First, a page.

Christmas is important to me. Not December 25th as much as the fact that He came, that He was born. His arrival is as important to me as the end of His ministry, His death and resurrection. Partly because He came. We needed that. Partly because He came as a child. Lest we forget, we needed that, too. Partly because His arrival was the glorious collision of many prophesies regarding the coming Messiah. All at once. The virgin birth. The place. The lowly nature of it. The events. All of it.

I suppose, however, that the birth of Christ is important to me because of the distance He traveled, so to speak. Remember, He was "in the form of God" (Phil 2:6). He didn't think it was something He had to cling to. Instead, He "emptied Himself, taking the form of a servant, being born in the likeness of men" (Phil 2:7). If that isn't staggering, you aren't paying attention. From the Almighty to that tiny baby born that first Christmas. Born not only to be human, but to humble Himself further to that ultimate end of death on my behalf.

"Unto us a child is born," Isaiah wrote (Isa 9:6). Any rational being would have considered that foolhardy, a colossal mistake on the part of God the Father. He placed His Son in our hands. But this one is called "Wonderful Counselor, Mighty God, Everlasting Father, Prince of Peace." And He humbled Himself even to death on the cross. For me. And you.

"What's all this stuff about Christmas?" she asked. That. That right there. I don't like the tinsel and commercialism and the banning of Christ from Christmas. (I mean, what's the point of "Merry mas"?) But I love it for what it truly represents -- my salvation.

Saturday, December 08, 2018

News Weakly - 12/8/2018

Official Democrat Statement on the Religious
The Massachusetts Democratic Party has passed a resolution "regarding the religiously unaffiliated demographic" that, I think, says a lot about the Democrats and their view (as a group) of Christianity. The resolution states that the largest religious group in the Democratic Party (28%) is the "Nones," those with no religious affiliation. "Nones" include atheists, agnostics, and the "spiritual" who are not connected with any religion. It states that those with religious views have "misplaced claims of 'religious liberty'" and use their views to threaten the civil rights and liberties of many Americans including the LGBT, women, and ethnic groups. It claims that people with those views are "threatening not only the United States but the entire planet."

Now, really, why don't you tell us what you really think?

Climate Change Causes Riots
Oh, that's not the headline they're using. But ... France saw some of the worst rioting in recent history this week. "Yellow jackets," far right and left, and anarchists burned and destroyed nicer parts of Paris because they are opposed to President Macron's fuel tax hikes, "necessary he says to combat climate change," and more. The elite in America poo-poo "climate deniers." People in France riot because the president strongly believes in it.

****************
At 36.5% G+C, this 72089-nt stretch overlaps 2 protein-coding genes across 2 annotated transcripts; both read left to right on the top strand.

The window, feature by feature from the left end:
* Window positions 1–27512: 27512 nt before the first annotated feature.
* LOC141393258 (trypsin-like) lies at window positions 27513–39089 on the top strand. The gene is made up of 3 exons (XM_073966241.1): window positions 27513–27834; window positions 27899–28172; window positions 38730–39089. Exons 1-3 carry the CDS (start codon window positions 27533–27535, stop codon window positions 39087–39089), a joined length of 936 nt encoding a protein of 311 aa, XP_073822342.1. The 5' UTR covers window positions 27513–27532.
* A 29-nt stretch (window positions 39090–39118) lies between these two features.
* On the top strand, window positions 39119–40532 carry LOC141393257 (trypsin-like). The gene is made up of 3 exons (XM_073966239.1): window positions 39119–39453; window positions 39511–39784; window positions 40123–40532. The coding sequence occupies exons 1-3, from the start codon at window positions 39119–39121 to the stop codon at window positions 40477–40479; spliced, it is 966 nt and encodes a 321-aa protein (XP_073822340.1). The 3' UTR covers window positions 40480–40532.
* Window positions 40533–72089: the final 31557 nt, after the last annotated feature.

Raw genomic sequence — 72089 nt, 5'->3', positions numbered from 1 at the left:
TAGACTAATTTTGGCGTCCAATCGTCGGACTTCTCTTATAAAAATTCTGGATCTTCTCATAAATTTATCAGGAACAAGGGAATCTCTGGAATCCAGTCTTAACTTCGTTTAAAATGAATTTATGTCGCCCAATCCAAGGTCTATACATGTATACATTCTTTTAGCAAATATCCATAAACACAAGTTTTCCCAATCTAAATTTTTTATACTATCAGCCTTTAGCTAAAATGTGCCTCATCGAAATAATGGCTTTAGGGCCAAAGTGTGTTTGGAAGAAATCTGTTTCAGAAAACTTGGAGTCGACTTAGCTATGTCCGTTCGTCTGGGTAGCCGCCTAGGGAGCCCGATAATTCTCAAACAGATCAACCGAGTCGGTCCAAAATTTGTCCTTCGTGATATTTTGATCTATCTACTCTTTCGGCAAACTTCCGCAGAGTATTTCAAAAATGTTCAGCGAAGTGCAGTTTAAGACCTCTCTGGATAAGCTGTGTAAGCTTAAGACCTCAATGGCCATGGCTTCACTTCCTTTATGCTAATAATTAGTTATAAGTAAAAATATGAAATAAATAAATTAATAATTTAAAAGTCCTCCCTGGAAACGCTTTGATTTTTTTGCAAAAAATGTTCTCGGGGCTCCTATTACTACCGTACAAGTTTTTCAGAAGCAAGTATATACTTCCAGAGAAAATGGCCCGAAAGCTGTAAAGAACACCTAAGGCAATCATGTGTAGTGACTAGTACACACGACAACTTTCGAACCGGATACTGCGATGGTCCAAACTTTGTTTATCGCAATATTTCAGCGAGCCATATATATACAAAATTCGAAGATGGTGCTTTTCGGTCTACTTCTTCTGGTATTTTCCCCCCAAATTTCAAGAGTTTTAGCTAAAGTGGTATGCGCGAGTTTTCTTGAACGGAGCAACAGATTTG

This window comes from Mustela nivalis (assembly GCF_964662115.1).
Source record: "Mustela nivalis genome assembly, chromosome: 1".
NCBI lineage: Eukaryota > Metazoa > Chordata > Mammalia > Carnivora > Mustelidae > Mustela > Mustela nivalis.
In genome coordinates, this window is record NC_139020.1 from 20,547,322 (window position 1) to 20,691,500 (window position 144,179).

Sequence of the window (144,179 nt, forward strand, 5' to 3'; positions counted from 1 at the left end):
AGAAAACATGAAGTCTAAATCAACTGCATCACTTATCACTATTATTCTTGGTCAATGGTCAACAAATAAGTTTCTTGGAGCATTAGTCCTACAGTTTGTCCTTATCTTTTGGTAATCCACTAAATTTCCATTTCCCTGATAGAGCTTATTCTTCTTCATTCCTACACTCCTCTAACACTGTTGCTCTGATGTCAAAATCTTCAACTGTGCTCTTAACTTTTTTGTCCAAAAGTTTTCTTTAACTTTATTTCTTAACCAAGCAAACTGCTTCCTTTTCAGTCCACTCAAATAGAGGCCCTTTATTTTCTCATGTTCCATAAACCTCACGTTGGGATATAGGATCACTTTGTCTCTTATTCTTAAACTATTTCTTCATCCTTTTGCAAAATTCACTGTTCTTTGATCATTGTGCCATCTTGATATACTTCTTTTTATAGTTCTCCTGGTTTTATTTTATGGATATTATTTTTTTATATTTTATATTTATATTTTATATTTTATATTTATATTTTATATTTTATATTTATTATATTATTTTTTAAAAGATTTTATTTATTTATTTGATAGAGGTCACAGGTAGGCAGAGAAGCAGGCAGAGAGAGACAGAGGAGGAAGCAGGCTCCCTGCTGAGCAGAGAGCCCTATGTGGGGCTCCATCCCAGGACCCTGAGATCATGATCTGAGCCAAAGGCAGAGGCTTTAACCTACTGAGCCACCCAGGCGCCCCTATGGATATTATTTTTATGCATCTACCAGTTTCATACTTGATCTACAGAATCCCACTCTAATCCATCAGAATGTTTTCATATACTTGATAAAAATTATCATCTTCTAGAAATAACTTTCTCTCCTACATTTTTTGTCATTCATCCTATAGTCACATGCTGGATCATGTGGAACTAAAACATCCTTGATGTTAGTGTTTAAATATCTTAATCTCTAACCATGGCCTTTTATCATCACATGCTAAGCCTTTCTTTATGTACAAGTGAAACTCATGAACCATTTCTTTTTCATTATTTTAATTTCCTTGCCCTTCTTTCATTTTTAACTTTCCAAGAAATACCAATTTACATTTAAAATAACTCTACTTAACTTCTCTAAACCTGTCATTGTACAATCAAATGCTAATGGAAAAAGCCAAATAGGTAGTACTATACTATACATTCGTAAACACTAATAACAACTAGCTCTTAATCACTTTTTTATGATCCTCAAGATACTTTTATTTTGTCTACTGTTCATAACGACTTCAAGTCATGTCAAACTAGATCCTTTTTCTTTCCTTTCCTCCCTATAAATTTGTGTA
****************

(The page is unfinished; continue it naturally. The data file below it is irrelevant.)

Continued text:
Postscript
If you've followed this story, you know that the French president gave in to the rioters and withdrew the taxes necessary to solving climate change. In deep gratitude, the rioters ... "took to the streets of Paris for a third weekend of violence and looting." Because as we all know, giving in to the violent evil amongst us is the best way to ... reward it and keep it coming.

Inexcusable
Kid Rock was fired from the Nashville Christmas parade because of a comment he made about ultraliberal Joy Behar. No, not a nice comment. But the single expletive was enough to get him removed from the job. Because insulting a woman of the caliber of Joy Behar is inexcusable. Insulting the president's daughter is fine and suggesting the beheading of the president is fine, but not insulting Joy. When folks like Samantha Bee and Kathy Griffin can proceed essentially without much consequence from much worse things against conservative figures, it makes you wonder how "justice" in these cases is determined.

This is What We've Come To
A cute and traditional winter song is no longer acceptable. WDOK Christmas 102.1 in Cleveland has banned Baby, It's Cold Outside from their playlist because it's "date-rapey". I mean, look. One character (It has been sung both with the male as lead and female as lead) says, "Say, what's in this drink?" See? "Date-rapey." That same character clearly says, "The answer is no." We all know, "No means no." And the other character keeps asking them to stay. Definitely inappropriate. The public has spoken. And we've lost all sanity on the subject. What next? Cancel The Christmas Story because of the bullying scenes?



Identity Fail
In the consummate double standards that rule the day, it turns out that Emile Ratelband is still 69. He was the guy who felt 20 years younger, so he sued to get his age changed. In this case "I identify as" doesn't rule the day. So our society will continue to choose when "identity" wins ("the opposite gender", "homosexual", etc.) and when it doesn't (another race, another age1, etc.), and it is still completely arbitrary. The definition of "truth" is "that which correlates to reality." We like our lies way too much to give them up now. "Who are you going to believe? Me or reality?" Depends.

I'm Just Sayin'